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By C. Jayden Smith

Elected officials, members of the San Clemente Exchange Club, Marine Safety division staff and other community members were on hand at the Community Center on Thursday, Sept. 15, to see the 2022 Lifeguard of the Year recognized.

Division personnel voted to honor Nick Scheel, who has served the city in various roles since 2015, and recently graduated from the University of California, Santa Barbara with a degree in environmental studies.

Marine Services Capt. Rod Mellott said Scheel was deserving and long overdue for the award, as an “amazing lifeguard” who leads by example, and can handle heavy workloads and tasks.

“It doesn’t matter what role he takes—rescues, treating patients, enforcing ordinances, interacting with the public or teaching younger guards,” Mellott said. “He’s always been a leader. On any day, no matter what he’s faced, without hesitation, Nick is ready for action.”

Mellott on Thursday shared a story about Scheel rescuing a distressed 10-year-old swimmer in early June at Capistrano Shores—an area outside San Clemente Lifeguard Services’ purview. His actions earned him recognition from the City Council on June 19, as well as an emotional show of gratitude from the rescued child’s family.

Mellott also provided an overview of what the lifeguards are responsible for, including Scheel’s role as a supervisor, in terms of using little technology in the digital age to observe swimmers, look for signs of distress, cooperate on rescues, work with public safety agencies such as the Orange County Fire Authority and Orange County Sheriff’s deputies and enforce ordinances.

Such proficiency and excellence have resulted in 22,000 swimmer rescues over the last 10 years with no lives lost, even with around 2.5 million visitors to San Clemente beaches yearly, according to Mellott.

“With operations being so dependent on our staff, outstanding lifeguards such as Nick are vital to our success,” he said.

Success was not an unfamiliar term to Scheel. Mellott listed off the awardee’s accomplishments as a top-ranked professional stand-up paddler, winning the Open Paddle race event at the 2022 Ocean Festival, and winning the 2015 “Rookie of the Year” recognition for the San Clemente Lifeguards, as well receiving the “Unsung Hero” award in 2017 and 2018.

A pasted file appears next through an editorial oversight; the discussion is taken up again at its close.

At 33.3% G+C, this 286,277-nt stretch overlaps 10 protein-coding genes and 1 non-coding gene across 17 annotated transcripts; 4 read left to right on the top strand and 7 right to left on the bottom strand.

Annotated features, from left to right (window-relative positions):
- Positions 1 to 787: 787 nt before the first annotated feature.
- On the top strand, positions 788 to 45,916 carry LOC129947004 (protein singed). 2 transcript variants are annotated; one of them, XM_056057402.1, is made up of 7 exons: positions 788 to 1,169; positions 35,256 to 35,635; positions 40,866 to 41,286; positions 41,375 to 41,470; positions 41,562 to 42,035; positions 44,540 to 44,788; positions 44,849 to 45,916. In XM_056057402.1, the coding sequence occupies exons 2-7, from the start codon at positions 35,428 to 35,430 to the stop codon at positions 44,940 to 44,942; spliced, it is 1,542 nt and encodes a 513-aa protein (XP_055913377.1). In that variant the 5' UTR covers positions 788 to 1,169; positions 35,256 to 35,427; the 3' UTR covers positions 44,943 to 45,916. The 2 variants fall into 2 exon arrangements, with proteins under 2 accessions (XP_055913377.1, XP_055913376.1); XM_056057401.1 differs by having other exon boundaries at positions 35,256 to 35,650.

Mellott teared up as he congratulated Scheel on his award and thanked him for his professionalism.

Scheel also received a Dick Hazard Award from the Conrad Realtors family, a custom Terry Senate surfboard inscribed with his name, a custom piece of art painted by local artist Kelan O’Brien and a mayoral challenge coin from Mayor Gene James during the event co-sponsored by the Exchange Club and Rainbow Sandals.

The event wasn’t just to recognize Scheel, the awardee said, but the work of all San Clemente lifeguards. He remarked that the responsibility of lifeguarding is interesting, as it requires young minds to handle everything thrown their way in the midst of a demanding position.

“We always arrive first and have to figure it out,” Scheel said. “We sacrifice a lot, too, for the job, namely time with friends and family, but I think I speak for everyone when I say the work we do is really fulfilling and, clearly, it’s appreciated.”

He spoke about barely making the tryout when he was 16 years old and didn’t know what he was getting into, and added that he was thankful for the experiences, mentors, and skills being a lifeguard has provided.

Scheel said he has been shaped into a better, more motivated person, and thanked each person in the Marine Safety division with whom he has worked.

“I really wanted to shout out those senior guards who (took) me under their wing when I first started out,” he said. “Who I am today is because of all those people, and I’ve done my best to pass on that same knowledge to the next generation.”

Scheel added that he was excited to join the names of many friends who were also engraved at the headquarters building, and thanked his family and all lifeguards who were working at the beach and protecting beachgoers.

C. Jayden Smith

C. Jayden Smith graduated from Dana Hills High in 2018 before pursuing a Bachelor’s degree in digital and broadcast journalism from the University of North Texas. After graduating in December 2020, he reported for the Salina Journal in Salina, Kansas. Jayden loves college football and bothering his black lab named Shadow.

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